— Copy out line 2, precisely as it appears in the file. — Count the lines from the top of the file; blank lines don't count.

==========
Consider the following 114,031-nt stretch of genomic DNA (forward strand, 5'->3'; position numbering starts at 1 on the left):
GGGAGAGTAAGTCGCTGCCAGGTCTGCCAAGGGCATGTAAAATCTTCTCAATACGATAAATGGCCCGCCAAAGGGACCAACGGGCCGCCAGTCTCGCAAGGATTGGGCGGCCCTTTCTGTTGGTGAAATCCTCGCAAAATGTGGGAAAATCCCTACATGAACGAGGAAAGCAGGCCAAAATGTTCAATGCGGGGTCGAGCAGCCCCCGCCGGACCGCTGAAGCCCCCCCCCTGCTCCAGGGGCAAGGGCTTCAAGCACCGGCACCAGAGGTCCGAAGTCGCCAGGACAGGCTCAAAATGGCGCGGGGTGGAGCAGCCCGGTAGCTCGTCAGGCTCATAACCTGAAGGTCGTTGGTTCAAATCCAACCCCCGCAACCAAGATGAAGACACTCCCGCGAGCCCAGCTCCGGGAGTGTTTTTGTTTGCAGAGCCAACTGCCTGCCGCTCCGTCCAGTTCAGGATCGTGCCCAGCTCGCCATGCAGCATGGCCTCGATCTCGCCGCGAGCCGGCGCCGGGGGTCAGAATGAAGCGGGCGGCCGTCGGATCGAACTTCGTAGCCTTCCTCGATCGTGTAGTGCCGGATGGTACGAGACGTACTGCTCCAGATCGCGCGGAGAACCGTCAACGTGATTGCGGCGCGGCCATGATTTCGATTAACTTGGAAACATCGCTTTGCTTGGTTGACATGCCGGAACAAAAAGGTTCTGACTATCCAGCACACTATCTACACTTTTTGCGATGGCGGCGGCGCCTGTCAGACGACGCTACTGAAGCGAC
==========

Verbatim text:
GGGAGAGTAAGTCGCTGCCAGGTCTGCCAAGGGCATGTAAAATCTTCTCAATACGATAAATGGCCCGCCAAAGGGACCAACGGGCCGCCAGTCTCGCAAGGATTGGGCGGCCCTTTCTGTTGGTGAAATCCTCGCAAAATGTGGGAAAATCCCTACATGAACGAGGAAAGCAGGCCAAAATGTTCAATGCGGGGTCGAGCAGCCCCCGCCGGACCGCTGAAGCCCCCCCCCTGCTCCAGGGGCAAGGGCTTCAAGCACCGGCACCAGAGGTCCGAAGTCGCCAGGACAGGCTCAAAATGGCGCGGGGTGGAGCAGCCCGGTAGCTCGTCAGGCTCATAACCTGAAGGTCGTTGGTTCAAATCCAACCCCCGCAACCAAGATGAAGACACTCCCGCGAGCCCAGCTCCGGGAGTGTTTTTGTTTGCAGAGCCAACTGCCTGCCGCTCCGTCCAGTTCAGGATCGTGCCCAGCTCGCCATGCAGCATGGCCTCGATCTCGCCGCGAGCCGGCGCCGGGGGTCAGAATGAAGCGGGCGGCCGTCGGATCGAACTTCGTAGCCTTCCTCGATCGTGTAGTGCCGGATGGTACGAGACGTACTGCTCCAGATCGCGCGGAGAACCGTCAACGTGATTGCGGCGCGGCCATGATTTCGATTAACTTGGAAACATCGCTTTGCTTGGTTGACATGCCGGAACAAAAAGGTTCTGACTATCCAGCACACTATCTACACTTTTTGCGATGGCGGCGGCGCCTGTCAGACGACGCTACTGAAGCGAC